Finding peace for Jerusalem

Almost like a medieval knight in the Crusades, Israeli hardline politician Ariel Sharon - backed up by 1,000 soldiers - swept onto a Muslim holy site in Jerusalem last Thursday.

This startling visit by a man who led Israel's 1982 invasion of Lebanon was a forceful reminder of the desire by many Israelis to take full control of what Jews call the Temple Mount (Judaism's holiest site) and what Muslims call the Noble Sanctuary (Islam's third-holiest site).

But the Sharon visit ended up being a political provocation that's ignited the worst Israeli-Palestinian violence in four years.

Once again, stone-throwing Palestinians have been gunned down by Israeli soldiers, while the United States as Mideast mediator fails to brings its authority to bear. (See story on page 1.)

Many Americans may think such violence is too distant and cyclical to care about. But Israel's actions run the risk of angering Saudi Arabia just when that Arab oil giant is trying to bring down and stabilize world oil prices. And they prolong a half-century conflict that fans anti-Americanism in Iraq, Syria, and elsewhere.

Mr. Sharon's visit appeared aimed at ending talks between Israel and the Palestinians over how to share control of Jerusalem's holy sites. In recent weeks, both sides have discussed fresh ideas on this emotional issue, including possible United Nations control of the sites.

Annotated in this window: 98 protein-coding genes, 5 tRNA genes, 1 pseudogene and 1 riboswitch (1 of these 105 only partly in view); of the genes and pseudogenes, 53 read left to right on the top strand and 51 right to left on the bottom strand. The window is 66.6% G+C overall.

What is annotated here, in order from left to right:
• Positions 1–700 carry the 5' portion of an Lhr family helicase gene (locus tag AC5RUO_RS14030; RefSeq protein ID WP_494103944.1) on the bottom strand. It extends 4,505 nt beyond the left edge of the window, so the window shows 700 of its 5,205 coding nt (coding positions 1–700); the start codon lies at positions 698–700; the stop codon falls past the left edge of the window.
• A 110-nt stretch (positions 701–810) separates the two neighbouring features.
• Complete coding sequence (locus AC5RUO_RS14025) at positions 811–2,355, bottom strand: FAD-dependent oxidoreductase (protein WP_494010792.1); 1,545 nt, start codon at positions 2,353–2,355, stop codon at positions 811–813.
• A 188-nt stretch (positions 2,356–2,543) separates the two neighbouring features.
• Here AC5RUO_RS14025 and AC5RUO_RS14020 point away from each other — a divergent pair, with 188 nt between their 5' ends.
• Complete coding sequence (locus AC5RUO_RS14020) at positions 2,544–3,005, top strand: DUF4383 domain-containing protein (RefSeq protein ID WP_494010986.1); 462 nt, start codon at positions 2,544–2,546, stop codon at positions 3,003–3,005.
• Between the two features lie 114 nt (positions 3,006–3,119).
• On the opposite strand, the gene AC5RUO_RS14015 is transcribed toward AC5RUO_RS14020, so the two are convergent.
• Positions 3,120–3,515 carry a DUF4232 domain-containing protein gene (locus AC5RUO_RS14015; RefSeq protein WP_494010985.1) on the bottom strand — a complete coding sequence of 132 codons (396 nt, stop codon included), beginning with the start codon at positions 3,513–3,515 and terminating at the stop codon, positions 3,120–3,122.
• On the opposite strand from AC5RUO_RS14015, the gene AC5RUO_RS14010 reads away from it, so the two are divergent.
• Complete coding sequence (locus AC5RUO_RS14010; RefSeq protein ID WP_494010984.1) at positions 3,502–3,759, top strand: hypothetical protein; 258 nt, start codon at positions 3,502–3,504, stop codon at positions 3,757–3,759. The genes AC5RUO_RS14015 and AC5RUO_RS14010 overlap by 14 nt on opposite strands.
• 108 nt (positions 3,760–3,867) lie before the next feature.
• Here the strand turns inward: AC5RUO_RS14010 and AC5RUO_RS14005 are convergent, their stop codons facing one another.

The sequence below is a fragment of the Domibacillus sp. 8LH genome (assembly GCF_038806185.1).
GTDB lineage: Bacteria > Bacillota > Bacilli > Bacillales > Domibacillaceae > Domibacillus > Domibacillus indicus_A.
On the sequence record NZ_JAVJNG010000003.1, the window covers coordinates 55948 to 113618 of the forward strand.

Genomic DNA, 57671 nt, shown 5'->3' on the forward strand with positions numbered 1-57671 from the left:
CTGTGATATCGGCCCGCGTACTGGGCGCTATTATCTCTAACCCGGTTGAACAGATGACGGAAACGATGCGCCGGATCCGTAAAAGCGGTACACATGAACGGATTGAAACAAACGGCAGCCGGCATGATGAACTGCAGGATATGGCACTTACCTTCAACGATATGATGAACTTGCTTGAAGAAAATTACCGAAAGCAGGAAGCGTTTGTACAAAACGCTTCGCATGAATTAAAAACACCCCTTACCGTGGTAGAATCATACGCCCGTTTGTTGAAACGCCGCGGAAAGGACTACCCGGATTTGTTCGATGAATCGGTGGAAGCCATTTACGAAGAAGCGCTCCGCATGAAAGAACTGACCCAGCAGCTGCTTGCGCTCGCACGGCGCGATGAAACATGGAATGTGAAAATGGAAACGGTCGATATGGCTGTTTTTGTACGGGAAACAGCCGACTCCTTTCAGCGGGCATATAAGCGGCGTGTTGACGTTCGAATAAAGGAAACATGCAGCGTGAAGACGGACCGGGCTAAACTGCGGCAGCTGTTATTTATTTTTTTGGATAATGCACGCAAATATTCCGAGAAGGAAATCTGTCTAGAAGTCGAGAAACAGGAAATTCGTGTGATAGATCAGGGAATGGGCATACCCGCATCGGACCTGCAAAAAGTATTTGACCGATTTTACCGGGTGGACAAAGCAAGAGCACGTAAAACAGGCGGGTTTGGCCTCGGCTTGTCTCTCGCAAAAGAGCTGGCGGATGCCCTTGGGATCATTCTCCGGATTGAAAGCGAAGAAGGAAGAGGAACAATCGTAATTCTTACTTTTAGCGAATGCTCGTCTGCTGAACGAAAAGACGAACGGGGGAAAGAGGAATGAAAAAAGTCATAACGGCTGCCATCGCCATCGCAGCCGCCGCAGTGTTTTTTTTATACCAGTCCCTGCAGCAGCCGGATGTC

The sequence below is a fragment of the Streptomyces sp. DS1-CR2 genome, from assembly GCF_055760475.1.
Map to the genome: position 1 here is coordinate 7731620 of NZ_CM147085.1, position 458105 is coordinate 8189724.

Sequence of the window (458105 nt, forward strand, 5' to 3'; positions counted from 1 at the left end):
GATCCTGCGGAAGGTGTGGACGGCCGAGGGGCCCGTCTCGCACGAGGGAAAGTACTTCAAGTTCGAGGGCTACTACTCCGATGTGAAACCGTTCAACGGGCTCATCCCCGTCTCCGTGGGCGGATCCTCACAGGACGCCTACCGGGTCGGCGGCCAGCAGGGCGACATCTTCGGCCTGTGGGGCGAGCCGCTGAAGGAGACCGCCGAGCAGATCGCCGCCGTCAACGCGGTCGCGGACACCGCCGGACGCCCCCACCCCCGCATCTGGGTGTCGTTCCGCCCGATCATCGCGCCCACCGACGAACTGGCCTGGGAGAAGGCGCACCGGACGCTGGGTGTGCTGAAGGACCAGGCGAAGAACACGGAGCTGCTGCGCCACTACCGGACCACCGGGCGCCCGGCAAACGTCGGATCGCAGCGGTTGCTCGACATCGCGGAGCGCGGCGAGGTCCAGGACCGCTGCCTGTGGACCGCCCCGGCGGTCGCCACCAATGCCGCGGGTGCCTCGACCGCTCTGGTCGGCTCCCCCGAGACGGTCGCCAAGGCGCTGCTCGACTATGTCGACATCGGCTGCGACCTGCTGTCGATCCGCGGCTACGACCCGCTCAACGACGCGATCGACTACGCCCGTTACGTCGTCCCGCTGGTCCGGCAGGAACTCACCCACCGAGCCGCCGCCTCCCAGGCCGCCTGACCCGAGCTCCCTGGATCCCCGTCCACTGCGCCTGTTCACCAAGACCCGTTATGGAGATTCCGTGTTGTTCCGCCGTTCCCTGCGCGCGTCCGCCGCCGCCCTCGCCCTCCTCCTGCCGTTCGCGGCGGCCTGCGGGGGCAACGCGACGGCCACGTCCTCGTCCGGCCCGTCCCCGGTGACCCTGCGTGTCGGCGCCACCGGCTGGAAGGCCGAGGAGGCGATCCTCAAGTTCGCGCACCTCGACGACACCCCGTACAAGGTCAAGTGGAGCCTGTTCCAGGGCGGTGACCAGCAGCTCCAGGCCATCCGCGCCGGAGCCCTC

But the fact that Prime Minister Ehud Barak condoned the visit, and likely provided security, may be the most disturbing lesson from this incident.

Israel's display of force, both during the Sharon visit and in the aftermath, touched a Palestinian belief that Israel has no intention to withdraw from Arab territories it occupied after the 1967 war, as called for by the UN.

And the Israelis are also frustrated that Palestinian Authority leader Yasser Arafat appears unwilling to do more to restrain the youthful uprising in the West Bank and Gaza Strip.

Both sides need to foreswear provocation and violence for the peace talks to succeed.

(c) Copyright 2000. The Christian Science Publishing Society

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